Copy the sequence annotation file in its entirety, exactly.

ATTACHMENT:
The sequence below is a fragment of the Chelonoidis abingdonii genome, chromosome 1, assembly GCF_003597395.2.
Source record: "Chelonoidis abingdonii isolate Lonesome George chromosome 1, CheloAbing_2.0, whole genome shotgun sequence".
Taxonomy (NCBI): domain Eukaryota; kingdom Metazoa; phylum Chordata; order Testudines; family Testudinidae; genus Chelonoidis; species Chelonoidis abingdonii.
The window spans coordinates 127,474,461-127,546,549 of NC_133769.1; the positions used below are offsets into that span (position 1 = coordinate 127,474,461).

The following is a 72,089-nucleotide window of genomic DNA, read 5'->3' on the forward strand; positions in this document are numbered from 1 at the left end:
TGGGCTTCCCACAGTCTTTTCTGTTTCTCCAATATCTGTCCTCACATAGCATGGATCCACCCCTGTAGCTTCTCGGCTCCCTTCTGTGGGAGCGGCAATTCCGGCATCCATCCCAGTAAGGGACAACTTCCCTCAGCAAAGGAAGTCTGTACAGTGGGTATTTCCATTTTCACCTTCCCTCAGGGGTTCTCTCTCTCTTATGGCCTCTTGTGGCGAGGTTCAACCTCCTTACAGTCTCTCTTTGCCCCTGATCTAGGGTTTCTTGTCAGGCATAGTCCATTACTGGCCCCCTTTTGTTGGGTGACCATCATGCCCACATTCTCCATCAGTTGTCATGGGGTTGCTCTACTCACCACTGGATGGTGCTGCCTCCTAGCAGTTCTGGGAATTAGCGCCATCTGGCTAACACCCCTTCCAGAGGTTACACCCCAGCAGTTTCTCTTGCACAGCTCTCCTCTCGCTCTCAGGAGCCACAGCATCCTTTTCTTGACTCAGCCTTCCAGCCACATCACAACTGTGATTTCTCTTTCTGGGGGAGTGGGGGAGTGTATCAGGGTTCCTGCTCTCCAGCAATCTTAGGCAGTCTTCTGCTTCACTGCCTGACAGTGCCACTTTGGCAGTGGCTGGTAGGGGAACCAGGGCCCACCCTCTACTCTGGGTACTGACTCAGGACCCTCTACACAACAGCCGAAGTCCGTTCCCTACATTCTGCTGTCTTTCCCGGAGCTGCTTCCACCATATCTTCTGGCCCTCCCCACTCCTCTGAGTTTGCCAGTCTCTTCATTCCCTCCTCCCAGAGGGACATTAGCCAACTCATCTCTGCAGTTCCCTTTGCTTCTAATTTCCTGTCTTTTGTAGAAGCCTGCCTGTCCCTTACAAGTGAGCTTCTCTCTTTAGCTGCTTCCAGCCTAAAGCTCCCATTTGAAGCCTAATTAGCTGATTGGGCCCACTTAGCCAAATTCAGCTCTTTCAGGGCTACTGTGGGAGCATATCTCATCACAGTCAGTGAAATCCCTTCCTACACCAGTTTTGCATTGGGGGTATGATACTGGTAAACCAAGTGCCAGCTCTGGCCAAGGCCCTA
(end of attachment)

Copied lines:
The sequence below is a fragment of the Chelonoidis abingdonii genome, chromosome 1, assembly GCF_003597395.2.
Source record: "Chelonoidis abingdonii isolate Lonesome George chromosome 1, CheloAbing_2.0, whole genome shotgun sequence".
Taxonomy (NCBI): domain Eukaryota; kingdom Metazoa; phylum Chordata; order Testudines; family Testudinidae; genus Chelonoidis; species Chelonoidis abingdonii.
The window spans coordinates 127,474,461-127,546,549 of NC_133769.1; the positions used below are offsets into that span (position 1 = coordinate 127,474,461).

The following is a 72,089-nucleotide window of genomic DNA, read 5'->3' on the forward strand; positions in this document are numbered from 1 at the left end:
TGGGCTTCCCACAGTCTTTTCTGTTTCTCCAATATCTGTCCTCACATAGCATGGATCCACCCCTGTAGCTTCTCGGCTCCCTTCTGTGGGAGCGGCAATTCCGGCATCCATCCCAGTAAGGGACAACTTCCCTCAGCAAAGGAAGTCTGTACAGTGGGTATTTCCATTTTCACCTTCCCTCAGGGGTTCTCTCTCTCTTATGGCCTCTTGTGGCGAGGTTCAACCTCCTTACAGTCTCTCTTTGCCCCTGATCTAGGGTTTCTTGTCAGGCATAGTCCATTACTGGCCCCCTTTTGTTGGGTGACCATCATGCCCACATTCTCCATCAGTTGTCATGGGGTTGCTCTACTCACCACTGGATGGTGCTGCCTCCTAGCAGTTCTGGGAATTAGCGCCATCTGGCTAACACCCCTTCCAGAGGTTACACCCCAGCAGTTTCTCTTGCACAGCTCTCCTCTCGCTCTCAGGAGCCACAGCATCCTTTTCTTGACTCAGCCTTCCAGCCACATCACAACTGTGATTTCTCTTTCTGGGGGAGTGGGGGAGTGTATCAGGGTTCCTGCTCTCCAGCAATCTTAGGCAGTCTTCTGCTTCACTGCCTGACAGTGCCACTTTGGCAGTGGCTGGTAGGGGAACCAGGGCCCACCCTCTACTCTGGGTACTGACTCAGGACCCTCTACACAACAGCCGAAGTCCGTTCCCTACATTCTGCTGTCTTTCCCGGAGCTGCTTCCACCATATCTTCTGGCCCTCCCCACTCCTCTGAGTTTGCCAGTCTCTTCATTCCCTCCTCCCAGAGGGACATTAGCCAACTCATCTCTGCAGTTCCCTTTGCTTCTAATTTCCTGTCTTTTGTAGAAGCCTGCCTGTCCCTTACAAGTGAGCTTCTCTCTTTAGCTGCTTCCAGCCTAAAGCTCCCATTTGAAGCCTAATTAGCTGATTGGGCCCACTTAGCCAAATTCAGCTCTTTCAGGGCTACTGTGGGAGCATATCTCATCACAGTCAGTGAAATCCCTTCCTACACCAGTTTTGCATTGGGGGTATGATACTGGTAAACCAAGTGCCAGCTCTGGCCAAGGCCCTA